Heralded as the oldest pub in Virginia and the oldest building in Abingdon, The Tavern stands as the historical foundation of the town. Erected in 1779, The Tavern first served as a tavern and stagecoach stop for westward bound travelers. During the next two centuries, the building survived the Civil War, welcomed such visitors as Andrew Jackson and Louis Philippe, future King of France, and changed its function a dozen times. In 1994, Max Hermann opened The Tavern as a restaurant where it continues to provide fine dining in a historical atmosphere.
Dating back to 1779, Abingdon’s Tavern is proudly respected as the town’s oldest building and the oldest continually-operated pub in Virginia. The walls of this two-story log and stone Colonial style building are two-feet thick and constructed of hand-cut local limestone. The Tavern originally served as a stagecoach stop for travelers heading west into Kentucky on the Great Road, now roughly I-81. Many famous individuals visited the Tavern, including Henry Clay, President Andrew Jackson, Pierre Charles L’Enfant, and even Louis Philippe, later King of France. In addition to a tavern, the building was also the first post office west of the Blue Ridge Mountains, the original mail slot can still be seen today. Up until the mid-20th-Century, the building held many other functions, such as a Civil War hospital, bank, bakery, antique shop, general store, private residence, barber shop, and cabinet shop.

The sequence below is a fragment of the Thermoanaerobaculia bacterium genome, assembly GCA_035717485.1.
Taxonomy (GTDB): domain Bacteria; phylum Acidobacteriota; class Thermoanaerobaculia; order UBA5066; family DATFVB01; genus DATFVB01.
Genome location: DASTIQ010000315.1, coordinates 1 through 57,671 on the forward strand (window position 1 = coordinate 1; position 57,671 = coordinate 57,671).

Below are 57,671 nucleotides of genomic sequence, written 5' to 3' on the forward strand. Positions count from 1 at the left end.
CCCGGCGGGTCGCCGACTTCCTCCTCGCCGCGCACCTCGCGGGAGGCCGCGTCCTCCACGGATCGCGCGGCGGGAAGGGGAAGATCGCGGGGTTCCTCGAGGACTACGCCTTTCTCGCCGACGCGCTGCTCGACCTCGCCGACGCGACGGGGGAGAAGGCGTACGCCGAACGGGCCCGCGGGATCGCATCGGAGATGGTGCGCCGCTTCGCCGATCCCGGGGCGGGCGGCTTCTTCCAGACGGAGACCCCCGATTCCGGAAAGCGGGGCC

The Tavern changed hands several times after 1965. The building had remained in possession of the descendants of Thaddeus Harris from 1858-1965, when Mary Dudley Porterfield, wife of the founder of the Barter Theatre, purchased the building. Then in 1984, the Tavern was acquired and restored by local attorney Emmitt F. Yeary. Yeary held onto the building until 1994 when Max Hermann assumed ownership and continues to operate The Tavern as a fine dining restaurant today.